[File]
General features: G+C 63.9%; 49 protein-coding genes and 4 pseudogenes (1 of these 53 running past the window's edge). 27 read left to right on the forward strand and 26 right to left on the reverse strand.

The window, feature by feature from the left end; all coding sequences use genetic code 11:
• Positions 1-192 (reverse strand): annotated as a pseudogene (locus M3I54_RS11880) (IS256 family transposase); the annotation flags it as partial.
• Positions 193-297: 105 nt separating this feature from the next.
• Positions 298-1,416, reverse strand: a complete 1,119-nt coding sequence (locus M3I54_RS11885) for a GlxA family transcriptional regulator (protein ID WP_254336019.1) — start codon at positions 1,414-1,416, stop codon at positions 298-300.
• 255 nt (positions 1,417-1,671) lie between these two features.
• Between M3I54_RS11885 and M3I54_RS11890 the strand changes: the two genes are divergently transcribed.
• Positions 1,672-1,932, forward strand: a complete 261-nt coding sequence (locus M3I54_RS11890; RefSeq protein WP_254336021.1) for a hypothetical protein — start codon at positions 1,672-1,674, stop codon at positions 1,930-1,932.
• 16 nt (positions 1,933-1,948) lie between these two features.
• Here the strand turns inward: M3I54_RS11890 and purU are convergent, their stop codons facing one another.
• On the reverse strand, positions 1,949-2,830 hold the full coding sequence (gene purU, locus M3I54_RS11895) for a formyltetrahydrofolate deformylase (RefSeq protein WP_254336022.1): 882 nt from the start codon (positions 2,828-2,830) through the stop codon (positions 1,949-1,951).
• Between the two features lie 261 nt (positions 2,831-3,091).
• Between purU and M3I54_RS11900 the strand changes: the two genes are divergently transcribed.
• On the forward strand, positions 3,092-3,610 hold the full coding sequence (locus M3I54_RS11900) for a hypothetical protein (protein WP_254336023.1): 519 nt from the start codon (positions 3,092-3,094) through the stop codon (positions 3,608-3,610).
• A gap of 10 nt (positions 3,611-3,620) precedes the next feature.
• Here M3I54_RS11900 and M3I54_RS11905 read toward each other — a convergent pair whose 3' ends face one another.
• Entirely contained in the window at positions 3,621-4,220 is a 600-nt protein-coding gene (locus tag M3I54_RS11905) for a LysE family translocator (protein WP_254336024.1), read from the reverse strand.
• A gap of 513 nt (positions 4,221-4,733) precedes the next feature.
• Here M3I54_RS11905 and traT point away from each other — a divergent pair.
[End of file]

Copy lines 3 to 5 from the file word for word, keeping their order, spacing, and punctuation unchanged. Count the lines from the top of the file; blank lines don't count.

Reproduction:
• Positions 1-192 (reverse strand): annotated as a pseudogene (locus M3I54_RS11880) (IS256 family transposase); the annotation flags it as partial.
• Positions 193-297: 105 nt separating this feature from the next.
• Positions 298-1,416, reverse strand: a complete 1,119-nt coding sequence (locus M3I54_RS11885) for a GlxA family transcriptional regulator (protein ID WP_254336019.1) — start codon at positions 1,414-1,416, stop codon at positions 298-300.